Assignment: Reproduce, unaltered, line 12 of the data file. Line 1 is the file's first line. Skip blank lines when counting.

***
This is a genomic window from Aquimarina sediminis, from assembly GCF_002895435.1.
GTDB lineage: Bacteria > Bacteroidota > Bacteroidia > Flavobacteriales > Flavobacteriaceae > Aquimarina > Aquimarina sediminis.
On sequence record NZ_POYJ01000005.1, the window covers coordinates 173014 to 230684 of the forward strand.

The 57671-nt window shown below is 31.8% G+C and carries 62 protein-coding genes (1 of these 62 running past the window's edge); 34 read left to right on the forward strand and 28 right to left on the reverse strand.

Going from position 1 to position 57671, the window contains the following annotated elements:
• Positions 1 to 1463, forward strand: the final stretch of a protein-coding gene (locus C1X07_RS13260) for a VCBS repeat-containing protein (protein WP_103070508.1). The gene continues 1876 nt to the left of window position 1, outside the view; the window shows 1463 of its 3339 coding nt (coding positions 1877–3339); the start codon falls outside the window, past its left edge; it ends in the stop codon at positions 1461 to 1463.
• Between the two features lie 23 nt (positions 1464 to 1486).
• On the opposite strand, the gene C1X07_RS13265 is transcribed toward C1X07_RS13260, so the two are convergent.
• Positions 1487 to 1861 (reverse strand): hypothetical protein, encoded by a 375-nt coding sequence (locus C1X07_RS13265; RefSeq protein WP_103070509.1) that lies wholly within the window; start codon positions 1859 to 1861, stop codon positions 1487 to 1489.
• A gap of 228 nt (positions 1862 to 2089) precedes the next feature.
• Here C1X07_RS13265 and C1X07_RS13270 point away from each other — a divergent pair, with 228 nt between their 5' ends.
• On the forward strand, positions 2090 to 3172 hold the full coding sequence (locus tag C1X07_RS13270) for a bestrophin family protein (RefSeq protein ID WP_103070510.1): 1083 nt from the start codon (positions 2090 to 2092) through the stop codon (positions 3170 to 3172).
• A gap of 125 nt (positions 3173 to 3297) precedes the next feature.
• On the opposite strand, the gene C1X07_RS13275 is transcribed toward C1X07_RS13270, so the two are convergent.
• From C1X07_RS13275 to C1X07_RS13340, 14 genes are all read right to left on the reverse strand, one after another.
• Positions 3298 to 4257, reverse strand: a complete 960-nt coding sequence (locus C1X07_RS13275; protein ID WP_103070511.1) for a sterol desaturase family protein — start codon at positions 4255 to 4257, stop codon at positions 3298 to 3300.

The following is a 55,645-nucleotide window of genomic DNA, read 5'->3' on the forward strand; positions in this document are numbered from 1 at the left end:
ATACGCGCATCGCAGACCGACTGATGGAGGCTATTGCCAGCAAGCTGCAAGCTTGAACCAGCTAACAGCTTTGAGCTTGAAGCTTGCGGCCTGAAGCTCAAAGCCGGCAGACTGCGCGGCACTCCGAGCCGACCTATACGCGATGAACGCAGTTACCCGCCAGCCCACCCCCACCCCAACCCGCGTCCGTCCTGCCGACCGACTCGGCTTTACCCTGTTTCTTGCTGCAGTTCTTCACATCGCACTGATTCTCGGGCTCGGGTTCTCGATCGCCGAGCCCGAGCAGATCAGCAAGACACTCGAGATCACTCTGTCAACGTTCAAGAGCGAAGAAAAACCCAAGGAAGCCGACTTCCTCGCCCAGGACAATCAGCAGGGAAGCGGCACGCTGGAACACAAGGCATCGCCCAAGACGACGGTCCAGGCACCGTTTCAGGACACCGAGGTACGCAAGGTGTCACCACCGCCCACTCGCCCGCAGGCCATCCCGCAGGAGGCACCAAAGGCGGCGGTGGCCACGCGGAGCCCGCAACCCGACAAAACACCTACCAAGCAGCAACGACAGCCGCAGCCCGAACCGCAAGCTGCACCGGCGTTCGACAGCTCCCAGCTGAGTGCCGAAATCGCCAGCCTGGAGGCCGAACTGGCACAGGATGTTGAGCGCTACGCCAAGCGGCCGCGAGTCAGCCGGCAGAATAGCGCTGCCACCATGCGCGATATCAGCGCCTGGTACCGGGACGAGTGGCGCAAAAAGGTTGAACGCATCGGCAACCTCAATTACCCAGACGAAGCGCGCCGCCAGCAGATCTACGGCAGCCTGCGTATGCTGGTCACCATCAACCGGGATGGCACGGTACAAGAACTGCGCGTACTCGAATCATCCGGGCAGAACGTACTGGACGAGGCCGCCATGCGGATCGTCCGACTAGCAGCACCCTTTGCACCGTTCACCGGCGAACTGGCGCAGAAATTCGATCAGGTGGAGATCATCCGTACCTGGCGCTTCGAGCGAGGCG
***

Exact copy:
• On the forward strand, positions 2090 to 3172 hold the full coding sequence (locus tag C1X07_RS13270) for a bestrophin family protein (RefSeq protein ID WP_103070510.1): 1083 nt from the start codon (positions 2090 to 2092) through the stop codon (positions 3170 to 3172).